ICHTHYOLITES OF THE OLD RED SANDSTONE
The name anaspid bears reference to the fact these fish lack a head shield. The fish are fusiform and somewhat laterally compressed, being usually characterised by the presence of postbranchial tri-radiate spines and a hypocercal tail.. Some, such as Birkenia are covered in dorsoventrally elongated scales, others such as Lasanius are naked except for the dorsal row of ridge scales. Most are of late Silurian age, but Jamoytius (the oldest anaspid) shares several features with Endeiolepis from the Upper Devonian of Miguasha and while both forms do possess the strongly hypocercal tail, they do not display postbranchial spines. Anaspids seem to be closely related to the Lampreys (hypocercal tail, dorsal nasohypophysial opening and gill openings slanting posteriorly), with Jamoytius exhibiting features from both. This relationship is the subject of great debate and many of the characteristics above are shared with the Osteostracans.
I am fortunate to have a copy of the magnificent "REPORT ON FOSSIL FISHES" COLLECTED BY THE GEOLOGICAL SURVEY OF SCOTLAND IN THE SILURIAN ROCKS OF THE SOUTH OF SCOTLAND -1899 BY RAMSAY H. TRAQUAIR. In it he writes the following;
Order ANASPIDA - The two remarkable genera to be now described (Lasanius and Birkenia) are so unlike any other fishes hitherto known that I feel under the necessity of erecting a new order for their reception. One interesting feature of this work is all the diagrams and plates (see bottom of page) show the fish upside down, with what we now know to be the ridge scales underneath
In the UK, Anaspids have been found in several sites around the village of Lesmahagow in Scotland, including the legendary Birk Knowes -all are now protected
Anaspids in my collection (click on thumbnails to see larger images)
Birkenia elegans, Silurian, Lesmahagow, Scotland
Birkenia was a derived form of anaspid that grew to a maximum length of about 10 cm . It was was adapted for active swimming, and had a sucking mouth that was terminal rather than ventral. Unlike the ostracoderms with their fused bony headshield, the skull of Birkenia was covered by small scales. As can be seen below, it has the characteristic anaspid hypocercal tail with the main axis of the tail fin (the lobe containing the notochord) going to the posteroventral lobe. It is also lacking pectoral and pelvic fins, has an enlarged row of median dorsal ridge scales/spines and a much reduced anal fin.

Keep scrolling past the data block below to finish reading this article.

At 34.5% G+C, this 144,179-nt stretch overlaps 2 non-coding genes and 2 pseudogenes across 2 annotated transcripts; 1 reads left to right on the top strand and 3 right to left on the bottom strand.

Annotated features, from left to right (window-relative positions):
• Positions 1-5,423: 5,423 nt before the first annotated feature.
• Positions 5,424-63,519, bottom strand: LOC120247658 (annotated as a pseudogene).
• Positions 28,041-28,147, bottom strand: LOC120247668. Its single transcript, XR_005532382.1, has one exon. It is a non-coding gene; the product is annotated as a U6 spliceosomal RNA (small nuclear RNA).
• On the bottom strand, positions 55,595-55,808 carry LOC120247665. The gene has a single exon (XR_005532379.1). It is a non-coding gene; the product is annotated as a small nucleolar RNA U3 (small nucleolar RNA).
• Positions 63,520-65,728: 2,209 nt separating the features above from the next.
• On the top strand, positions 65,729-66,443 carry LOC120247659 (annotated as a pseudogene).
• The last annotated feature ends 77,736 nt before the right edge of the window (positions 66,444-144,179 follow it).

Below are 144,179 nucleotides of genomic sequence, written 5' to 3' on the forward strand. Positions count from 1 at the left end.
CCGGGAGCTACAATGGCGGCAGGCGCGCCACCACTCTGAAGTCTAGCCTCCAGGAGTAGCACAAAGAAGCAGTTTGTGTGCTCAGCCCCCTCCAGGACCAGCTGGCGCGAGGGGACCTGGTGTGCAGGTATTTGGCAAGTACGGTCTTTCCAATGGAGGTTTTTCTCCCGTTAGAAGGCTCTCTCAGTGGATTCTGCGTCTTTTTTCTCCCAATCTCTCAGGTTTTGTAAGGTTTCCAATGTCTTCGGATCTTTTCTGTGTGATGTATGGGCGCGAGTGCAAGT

Jamoytius kerwoodi, Silurian(Llandovery), Lesmahagow, Scotland
A fossil fish with paired fins named Jamoytius kerwoodi was found in the Llandovery rocks of Lesmahagow. The anatomy and affinities of Jamoytius have long been controversial and its preservation as a flattened organic film makes the interpretation of features difficult. Jamoytius. Its preserved features include W-shaped carbonized scales, more than ten pairs of branchial openings, optic capsules, a round terminal mouth, a terminal (dorsal?) nasohypophysial opening and continuous ventrolateral fin folds.
Monkolepis nn (naked anaspid i), Silurian(Llandovery), Lesmahagow, Scotland
Naked anaspid ii, Silurian(Llandovery), Lesmahagow, Scotland
Lasanius problematicus Silurian(Ludlow) Lesmahagow, Scotland
Lasanius is a birkeniid that was largely naked, having lost most scales it probably had a cartilaginous endoskeleton that did not preserve.. It retained only tri-radiate postbranchial spines and median dorsal hook-shaped ridge scales. Note the classic anaspid hypocercal tail. The exceptional fossil below clearly shows the circular annular cartilage of the mouth, a feature shared with the lampreys
Endeiolepis Upper Devonian, Miguasha, Canada.
Endeiolepis and Euphanerops the Late Devonian 'anaspid-like' fish from Miguasha have a long series of gill openings (also seen in Jamoytius) and a strongly hypocercal tail. The tail structure is one of the principal reasons these fish have been placed with the anaspids, although similar to Jamoytius and Lasanius they have lamprey-like annular cartilage mouth structures. They had no mineralized exoskeleton (hence no characteristic postbranchial spines) although they seem to have a series of large ventrolateral scales and a large anal fin.
Anaspid images from literature